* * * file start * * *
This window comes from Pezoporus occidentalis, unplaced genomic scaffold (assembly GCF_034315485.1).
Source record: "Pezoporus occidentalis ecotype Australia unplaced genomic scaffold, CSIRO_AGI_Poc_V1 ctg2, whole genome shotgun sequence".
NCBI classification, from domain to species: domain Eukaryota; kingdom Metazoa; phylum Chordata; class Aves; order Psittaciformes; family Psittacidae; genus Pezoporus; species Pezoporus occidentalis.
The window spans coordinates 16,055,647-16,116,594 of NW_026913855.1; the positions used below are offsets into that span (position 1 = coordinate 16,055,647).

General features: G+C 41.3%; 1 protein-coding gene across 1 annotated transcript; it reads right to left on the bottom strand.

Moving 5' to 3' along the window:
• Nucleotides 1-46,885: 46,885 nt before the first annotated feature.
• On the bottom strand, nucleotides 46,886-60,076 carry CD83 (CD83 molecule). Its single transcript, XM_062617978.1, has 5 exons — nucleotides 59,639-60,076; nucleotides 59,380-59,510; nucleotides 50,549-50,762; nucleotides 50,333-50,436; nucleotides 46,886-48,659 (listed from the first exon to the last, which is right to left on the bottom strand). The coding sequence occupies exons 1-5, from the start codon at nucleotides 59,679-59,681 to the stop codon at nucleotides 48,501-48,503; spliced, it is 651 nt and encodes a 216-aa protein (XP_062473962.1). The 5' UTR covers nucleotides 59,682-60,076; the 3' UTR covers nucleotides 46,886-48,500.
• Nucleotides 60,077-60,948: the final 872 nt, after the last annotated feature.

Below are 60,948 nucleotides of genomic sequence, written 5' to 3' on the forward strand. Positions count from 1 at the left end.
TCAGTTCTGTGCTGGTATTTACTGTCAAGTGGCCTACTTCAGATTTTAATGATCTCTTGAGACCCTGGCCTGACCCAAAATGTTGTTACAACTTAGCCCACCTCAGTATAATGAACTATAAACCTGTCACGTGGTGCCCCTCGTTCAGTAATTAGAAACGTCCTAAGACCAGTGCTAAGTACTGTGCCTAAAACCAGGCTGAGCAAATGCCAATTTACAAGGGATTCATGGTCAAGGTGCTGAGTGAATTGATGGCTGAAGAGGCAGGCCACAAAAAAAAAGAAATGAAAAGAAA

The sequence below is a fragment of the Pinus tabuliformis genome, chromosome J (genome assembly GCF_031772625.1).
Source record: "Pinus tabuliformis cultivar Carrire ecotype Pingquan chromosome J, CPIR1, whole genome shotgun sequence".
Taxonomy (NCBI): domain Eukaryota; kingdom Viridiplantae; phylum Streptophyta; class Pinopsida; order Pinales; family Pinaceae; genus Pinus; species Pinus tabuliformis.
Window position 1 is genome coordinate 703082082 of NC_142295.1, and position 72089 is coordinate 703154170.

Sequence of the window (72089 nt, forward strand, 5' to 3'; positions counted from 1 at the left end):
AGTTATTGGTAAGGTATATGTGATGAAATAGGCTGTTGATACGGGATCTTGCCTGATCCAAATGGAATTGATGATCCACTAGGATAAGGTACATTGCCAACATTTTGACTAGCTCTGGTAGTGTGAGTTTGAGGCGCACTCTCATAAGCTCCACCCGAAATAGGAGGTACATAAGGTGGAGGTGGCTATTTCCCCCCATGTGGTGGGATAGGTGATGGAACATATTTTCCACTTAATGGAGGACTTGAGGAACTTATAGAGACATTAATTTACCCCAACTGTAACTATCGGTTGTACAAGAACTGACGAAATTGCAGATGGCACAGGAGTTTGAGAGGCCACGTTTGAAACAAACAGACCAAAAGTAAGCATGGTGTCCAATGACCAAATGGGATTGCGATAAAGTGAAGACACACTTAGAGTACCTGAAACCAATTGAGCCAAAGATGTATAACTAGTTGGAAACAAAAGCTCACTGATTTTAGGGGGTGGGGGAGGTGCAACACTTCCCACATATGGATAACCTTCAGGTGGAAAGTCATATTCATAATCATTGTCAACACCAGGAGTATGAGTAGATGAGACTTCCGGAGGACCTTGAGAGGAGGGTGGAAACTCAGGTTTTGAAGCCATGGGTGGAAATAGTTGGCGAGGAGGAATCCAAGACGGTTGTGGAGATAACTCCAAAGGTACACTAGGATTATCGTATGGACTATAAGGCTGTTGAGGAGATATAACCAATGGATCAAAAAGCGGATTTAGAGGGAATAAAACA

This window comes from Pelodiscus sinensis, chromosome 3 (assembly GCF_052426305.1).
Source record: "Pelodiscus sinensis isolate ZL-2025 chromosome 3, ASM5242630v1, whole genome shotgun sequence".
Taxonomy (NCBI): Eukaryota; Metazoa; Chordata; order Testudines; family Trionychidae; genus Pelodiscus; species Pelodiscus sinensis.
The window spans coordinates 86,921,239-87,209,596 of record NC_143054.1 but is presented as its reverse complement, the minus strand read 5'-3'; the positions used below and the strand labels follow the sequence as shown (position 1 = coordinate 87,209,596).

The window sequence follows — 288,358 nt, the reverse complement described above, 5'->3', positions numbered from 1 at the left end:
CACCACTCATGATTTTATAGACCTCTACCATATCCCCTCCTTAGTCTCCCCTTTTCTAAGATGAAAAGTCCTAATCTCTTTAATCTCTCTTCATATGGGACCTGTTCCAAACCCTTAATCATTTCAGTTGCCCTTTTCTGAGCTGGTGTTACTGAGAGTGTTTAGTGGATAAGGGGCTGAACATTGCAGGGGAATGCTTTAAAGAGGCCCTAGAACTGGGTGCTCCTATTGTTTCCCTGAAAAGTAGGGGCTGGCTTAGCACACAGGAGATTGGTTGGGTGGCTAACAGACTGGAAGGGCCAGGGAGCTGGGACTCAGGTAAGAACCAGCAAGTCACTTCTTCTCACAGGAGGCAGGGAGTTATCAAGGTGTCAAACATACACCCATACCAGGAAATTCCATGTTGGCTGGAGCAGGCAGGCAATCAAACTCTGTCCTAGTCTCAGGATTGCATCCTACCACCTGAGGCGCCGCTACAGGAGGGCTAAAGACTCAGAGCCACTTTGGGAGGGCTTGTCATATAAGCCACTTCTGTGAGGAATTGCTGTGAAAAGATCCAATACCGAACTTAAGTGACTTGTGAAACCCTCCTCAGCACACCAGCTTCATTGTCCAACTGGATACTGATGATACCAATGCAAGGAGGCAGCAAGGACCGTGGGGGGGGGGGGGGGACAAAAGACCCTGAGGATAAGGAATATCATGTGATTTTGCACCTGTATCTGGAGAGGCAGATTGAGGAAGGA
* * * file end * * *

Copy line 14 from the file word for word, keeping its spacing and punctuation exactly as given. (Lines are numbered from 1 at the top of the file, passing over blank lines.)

Taxonomy (NCBI): domain Eukaryota; kingdom Viridiplantae; phylum Streptophyta; class Pinopsida; order Pinales; family Pinaceae; genus Pinus; species Pinus tabuliformis.